Sun, May 18, 2014 - Page 1 News List

Boko Haram makes new attack, region meets on strategy

GOOD LUCK, JONATHAN:A Chinese worker was killed and 10 were kidnapped in Cameroon, before a summit in Paris to ramp up action against the militant group


Boko Haram gunmen killed one Chinese worker and kidnapped 10 overnight in Cameroon, piling more pressure on leaders meeting in Paris yesterday to thrash out a tougher strategy against the Nigerian Islamists.

Militants stormed an encampment used by Chinese road workers late on Friday in a region of northern Cameroon just across the border from the strongholds where they sparked global outrage by abducting more than 200 schoolgirls last month.

“The Boko Haram militants were heavily armed, they came in five vehicles,” an official in Waza, a town near the site of the attack, said on condition of anonymity.

He said the camp where the Chinese road workers stayed was usually guarded by soldiers from Cameroon’s elite Rapid Intervention Battalion, but many of the troops were in Yaounde for a military parade ahead of National Day on May 20.

“Cameroonian soldiers retaliated and the fighting lasted until 3am,” said a local police chief, who said the militants also raided the police armory in Waza overnight.

He said one Chinese worker was killed and 10 others had been missing since the attack and were believed kidnapped by the Boko Haram gunmen.

A source close to the Chinese embassy in the Cameroonian capital Yaounde spoke of 10 missing and one wounded, but would not confirm or deny whether one had been killed.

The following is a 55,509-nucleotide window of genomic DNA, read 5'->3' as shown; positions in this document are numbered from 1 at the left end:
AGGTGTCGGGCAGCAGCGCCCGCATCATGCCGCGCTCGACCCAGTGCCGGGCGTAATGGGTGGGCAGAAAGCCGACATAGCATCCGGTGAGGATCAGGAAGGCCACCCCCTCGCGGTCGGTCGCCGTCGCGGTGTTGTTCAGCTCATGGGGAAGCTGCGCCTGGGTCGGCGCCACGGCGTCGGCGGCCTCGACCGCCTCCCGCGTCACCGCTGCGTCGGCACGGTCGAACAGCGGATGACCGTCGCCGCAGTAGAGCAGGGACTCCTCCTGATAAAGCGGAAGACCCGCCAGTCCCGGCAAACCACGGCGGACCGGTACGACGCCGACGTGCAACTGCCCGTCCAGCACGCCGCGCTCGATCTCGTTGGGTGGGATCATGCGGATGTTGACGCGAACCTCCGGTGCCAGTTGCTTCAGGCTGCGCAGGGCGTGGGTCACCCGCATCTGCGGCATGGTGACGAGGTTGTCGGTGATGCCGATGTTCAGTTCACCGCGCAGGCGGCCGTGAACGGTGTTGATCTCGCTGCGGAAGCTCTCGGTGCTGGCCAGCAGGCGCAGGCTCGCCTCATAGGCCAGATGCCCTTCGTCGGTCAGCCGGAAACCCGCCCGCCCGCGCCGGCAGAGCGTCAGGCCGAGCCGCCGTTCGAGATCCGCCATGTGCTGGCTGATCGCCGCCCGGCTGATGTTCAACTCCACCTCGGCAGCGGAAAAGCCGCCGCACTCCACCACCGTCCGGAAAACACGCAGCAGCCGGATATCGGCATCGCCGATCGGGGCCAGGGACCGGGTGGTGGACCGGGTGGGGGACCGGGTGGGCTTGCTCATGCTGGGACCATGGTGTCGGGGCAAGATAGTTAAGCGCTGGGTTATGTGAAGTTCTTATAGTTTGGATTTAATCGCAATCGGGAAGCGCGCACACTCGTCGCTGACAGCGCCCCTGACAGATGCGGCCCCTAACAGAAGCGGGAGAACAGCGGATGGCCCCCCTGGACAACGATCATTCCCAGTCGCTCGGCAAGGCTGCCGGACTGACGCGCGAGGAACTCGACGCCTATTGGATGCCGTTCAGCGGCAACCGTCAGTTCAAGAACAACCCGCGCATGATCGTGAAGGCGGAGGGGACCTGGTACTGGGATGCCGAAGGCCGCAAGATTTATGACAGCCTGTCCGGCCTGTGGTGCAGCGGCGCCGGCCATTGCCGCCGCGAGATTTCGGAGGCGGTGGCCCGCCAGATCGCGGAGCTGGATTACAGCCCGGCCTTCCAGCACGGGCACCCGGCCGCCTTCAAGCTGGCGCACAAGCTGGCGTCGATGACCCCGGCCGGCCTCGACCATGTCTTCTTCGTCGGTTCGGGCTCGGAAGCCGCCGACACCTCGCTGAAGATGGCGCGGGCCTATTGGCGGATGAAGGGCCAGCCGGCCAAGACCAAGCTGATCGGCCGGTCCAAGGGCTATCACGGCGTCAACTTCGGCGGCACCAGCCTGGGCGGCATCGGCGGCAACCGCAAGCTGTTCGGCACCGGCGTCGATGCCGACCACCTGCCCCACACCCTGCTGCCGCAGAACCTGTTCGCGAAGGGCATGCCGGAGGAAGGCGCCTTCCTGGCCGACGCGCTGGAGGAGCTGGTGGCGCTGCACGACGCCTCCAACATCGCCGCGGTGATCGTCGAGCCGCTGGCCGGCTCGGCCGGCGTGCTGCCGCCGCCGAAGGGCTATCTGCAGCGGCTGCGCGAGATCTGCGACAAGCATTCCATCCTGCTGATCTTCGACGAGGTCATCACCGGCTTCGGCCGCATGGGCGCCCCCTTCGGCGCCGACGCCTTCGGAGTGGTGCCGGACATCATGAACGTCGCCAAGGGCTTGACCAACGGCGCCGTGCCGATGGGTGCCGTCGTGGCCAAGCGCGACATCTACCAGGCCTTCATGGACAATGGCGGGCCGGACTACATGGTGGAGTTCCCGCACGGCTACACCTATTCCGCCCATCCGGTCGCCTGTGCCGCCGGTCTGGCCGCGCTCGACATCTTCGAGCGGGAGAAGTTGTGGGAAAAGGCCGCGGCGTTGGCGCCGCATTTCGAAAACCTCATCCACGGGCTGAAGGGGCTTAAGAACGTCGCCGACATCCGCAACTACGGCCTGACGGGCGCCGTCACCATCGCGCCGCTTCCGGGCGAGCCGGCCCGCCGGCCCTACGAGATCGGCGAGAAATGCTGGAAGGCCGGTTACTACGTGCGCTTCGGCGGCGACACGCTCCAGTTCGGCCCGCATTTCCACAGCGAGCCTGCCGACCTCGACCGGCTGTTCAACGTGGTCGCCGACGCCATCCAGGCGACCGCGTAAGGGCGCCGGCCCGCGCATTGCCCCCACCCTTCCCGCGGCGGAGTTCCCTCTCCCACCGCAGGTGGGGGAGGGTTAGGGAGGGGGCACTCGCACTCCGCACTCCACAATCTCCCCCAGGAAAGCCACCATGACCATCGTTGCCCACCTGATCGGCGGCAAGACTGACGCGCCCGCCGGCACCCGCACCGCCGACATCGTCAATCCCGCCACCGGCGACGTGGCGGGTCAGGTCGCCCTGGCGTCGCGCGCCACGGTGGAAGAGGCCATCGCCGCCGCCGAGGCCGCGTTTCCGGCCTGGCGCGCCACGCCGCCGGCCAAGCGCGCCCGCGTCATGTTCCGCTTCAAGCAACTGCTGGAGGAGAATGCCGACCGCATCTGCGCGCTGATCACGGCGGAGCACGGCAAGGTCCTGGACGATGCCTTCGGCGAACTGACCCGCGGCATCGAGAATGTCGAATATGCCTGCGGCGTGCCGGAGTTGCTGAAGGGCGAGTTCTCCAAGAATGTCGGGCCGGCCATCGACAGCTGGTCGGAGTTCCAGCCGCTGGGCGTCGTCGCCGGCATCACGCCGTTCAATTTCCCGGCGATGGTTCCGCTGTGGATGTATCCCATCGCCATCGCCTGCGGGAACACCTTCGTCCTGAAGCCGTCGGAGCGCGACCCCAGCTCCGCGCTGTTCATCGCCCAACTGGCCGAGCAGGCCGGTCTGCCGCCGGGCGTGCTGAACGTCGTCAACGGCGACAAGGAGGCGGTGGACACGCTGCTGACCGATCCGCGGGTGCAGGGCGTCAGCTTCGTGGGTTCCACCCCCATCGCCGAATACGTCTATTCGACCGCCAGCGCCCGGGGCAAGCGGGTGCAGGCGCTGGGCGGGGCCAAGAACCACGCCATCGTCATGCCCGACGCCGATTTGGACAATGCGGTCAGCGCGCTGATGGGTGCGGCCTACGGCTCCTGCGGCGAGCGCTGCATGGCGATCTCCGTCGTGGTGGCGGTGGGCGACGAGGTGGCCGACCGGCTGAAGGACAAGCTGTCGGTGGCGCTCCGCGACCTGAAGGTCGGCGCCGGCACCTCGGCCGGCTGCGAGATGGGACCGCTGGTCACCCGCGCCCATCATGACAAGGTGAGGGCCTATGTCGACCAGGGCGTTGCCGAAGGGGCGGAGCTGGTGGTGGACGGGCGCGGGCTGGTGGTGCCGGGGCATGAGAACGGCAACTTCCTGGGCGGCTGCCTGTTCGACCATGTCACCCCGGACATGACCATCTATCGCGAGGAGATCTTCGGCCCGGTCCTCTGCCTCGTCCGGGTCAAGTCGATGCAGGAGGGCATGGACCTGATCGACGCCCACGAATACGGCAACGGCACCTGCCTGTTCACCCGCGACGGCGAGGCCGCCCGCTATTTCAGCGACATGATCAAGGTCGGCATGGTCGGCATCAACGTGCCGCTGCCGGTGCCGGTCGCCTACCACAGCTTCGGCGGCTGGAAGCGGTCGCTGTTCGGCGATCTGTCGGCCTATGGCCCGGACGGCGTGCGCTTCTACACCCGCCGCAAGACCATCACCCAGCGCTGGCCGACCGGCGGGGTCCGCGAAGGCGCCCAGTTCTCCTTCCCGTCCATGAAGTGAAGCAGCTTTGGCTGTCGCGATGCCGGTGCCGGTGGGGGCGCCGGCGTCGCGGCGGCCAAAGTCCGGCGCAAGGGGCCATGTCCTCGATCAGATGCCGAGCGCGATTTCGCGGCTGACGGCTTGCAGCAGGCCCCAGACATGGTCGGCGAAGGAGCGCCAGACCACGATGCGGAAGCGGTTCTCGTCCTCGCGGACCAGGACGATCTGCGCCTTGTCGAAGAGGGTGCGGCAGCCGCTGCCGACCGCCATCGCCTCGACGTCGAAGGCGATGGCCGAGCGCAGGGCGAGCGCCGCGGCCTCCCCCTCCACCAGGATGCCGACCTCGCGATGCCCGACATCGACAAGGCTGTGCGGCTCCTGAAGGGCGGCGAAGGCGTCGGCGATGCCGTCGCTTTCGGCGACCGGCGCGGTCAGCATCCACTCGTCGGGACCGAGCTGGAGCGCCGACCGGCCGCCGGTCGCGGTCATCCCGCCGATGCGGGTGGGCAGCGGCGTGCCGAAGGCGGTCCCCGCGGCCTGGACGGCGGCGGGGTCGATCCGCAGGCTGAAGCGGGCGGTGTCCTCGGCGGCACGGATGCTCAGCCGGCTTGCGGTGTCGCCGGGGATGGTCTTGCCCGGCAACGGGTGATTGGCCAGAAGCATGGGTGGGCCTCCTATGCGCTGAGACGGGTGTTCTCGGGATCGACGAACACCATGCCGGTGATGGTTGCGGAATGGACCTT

News of the latest attack came as west African and European leaders gathered for a special meeting in Paris aimed at ramping up action against the increasingly regional threat posed by Boko Haram.

Nigerian President Goodluck Jonathan was expected to face pressure to cooperate much more closely with Cameroon, Niger, Chad and Benin at the half-day summit.

A long-running territorial dispute has soured relations between Nigeria and Cameroon, hampering any steps toward joint action against the militants.

British Foreign Secretary William Hague told reporters just before the summit that regional countries, backed by Western powers such as Britain, the US and the EU, would have to forge a “strategy to defeat Boko Haram more broadly.”

The group, which is waging a deadly campaign to create an Islamic state in northeastern Nigeria, has achieved a new level of notoriety since it seized the girls a month ago.

“This is one sickening and terrible incident, but they continue almost every day to commit terrorist acts and atrocities,” Hague said.

“There are many borders here and they are porous. This is very relevant to finding the schoolgirls. We want to see the countries in the region working together in creating an intelligence fusion cell,” Hague said.

“Nigerian security forces have not been well-structured” to deal with the threat posed by Boko Haram, he added.

French President Francois Hollande discussed the conference and the hunt for the girls with US President Barack Obama in a telephone call on Friday, the White House said.

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